You Have Been Diagnosed With Cancer
Please believe me when I say that there is every chance that you can cure yourself of cancer. And you can do so without having to suffer the pain of the orthodox treatments. Really, it’s true!
It may be that you are open to alternative approaches already – or it may be that you are very negatively prejudiced against them. Whatever the case, before you do anything else, you need to relax (stress and anxiety are known to make cancers more aggressive). Do not rush headlong into making decisions. The doctors certainly will be doing their best to push you into signing up for surgery, radiation, chemotherapy and whatever else they have in their arsenal. Just stop. This now is one of the most important decisions of your life. You can certainly afford to take a few days or weeks or – unless you have a highly aggressive cancer – even months to consider your options.
And of course the first thing I am going to recommend to you is that you read my books. These are the fruit of over ten years of reading and refining.
Ask one or two friends to read the books with you so that you can discuss the information. You will then be faced with what to do with all the options that I am going to tell you about.
Six ways of proceeding
- Only do what the doctor tells you to do. Disregard all the alternative approaches completely.
- Only do one or more of the alternative approaches. Disregard what the doctors tell you to do.
- Do what the doctors advise and if that doesn’t work then consider doing the alternatives later
- Do one or more of the alternative strategies and if they don’t work then consider doing what the doctors suggest.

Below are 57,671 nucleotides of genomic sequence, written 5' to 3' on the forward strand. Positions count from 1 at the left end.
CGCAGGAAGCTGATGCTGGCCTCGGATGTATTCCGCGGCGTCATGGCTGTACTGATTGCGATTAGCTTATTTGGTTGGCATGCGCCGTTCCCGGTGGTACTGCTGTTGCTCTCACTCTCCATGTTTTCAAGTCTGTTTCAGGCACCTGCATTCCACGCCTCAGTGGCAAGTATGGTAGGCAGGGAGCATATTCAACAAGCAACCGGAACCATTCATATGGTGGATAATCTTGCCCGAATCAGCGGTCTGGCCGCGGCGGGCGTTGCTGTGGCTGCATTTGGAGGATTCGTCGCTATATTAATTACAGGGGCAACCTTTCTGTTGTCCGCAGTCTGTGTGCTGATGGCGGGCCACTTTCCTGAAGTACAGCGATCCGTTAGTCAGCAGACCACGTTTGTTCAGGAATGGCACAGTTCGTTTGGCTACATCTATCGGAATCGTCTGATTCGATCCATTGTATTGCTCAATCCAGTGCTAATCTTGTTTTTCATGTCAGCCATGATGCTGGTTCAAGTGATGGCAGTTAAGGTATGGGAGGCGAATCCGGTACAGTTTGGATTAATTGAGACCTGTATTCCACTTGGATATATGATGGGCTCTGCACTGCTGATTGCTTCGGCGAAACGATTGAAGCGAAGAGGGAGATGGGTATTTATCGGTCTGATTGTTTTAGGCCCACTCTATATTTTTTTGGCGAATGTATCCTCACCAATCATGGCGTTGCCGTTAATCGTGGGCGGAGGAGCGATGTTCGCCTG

- Do both mainstream and alternative therapies together in parallel from the start.
- Do nothing at all.
It is possible to argue sensibly for each and every one of these approaches – even the last one. One statistician has concluded from the evidence that you are likely to live four times longer if you do nothing than if you do something (doing something in this context means doing one of the mainstream therapies: surgery, radiation or chemotherapy).
It is certainly true that the doctors do not claim to have found a cure for most cancers (For one or two they do claim 90% effectiveness) – and it is also true that orthodox therapies are painful and damaging. So unless you are totally opposed to alternative approaches it does make sense to see what is on offer.
I am not, myself, a doctor so I cannot make any specific suggestions as to what you should do in your case. But, for what it’s worth, I can tell you this: it was our decision in my wife’s case to take option 5 in the list above – but now that I have learnt what I have, should I ever get cancer, I personally would follow option 2.
But we are all different. Our cancers are different, our situations are different, our characters are different. You must make up your own mind, in your own way, at your own speed. I offer my books as the most efficient way you have of informing yourself of all the options available.
You have been told your cancer is terminal?
What a terrible moment this is – to be told by your doctor that there is nothing more that they can do for you. There are two ways to respond to this news:
- The path of dying
- The path of living
The Path of Dying
For some people there is a kind of relief in knowing that they are going to die. There may be worries about pain or leaving people behind but essentially there is a relief that the fighting is over. They can relax now. They’ve done what they can and there’s nothing more to do. If this is how you feel, then accept it. Do the things you need to do and forget about the things you no longer need to do. You may want to explore this path further by going to Amazon and doing a book search on ‘dying’. I am assured the books of Elisabeth Kubler-Ross are particularly recommended, especially her book On Death and Dying.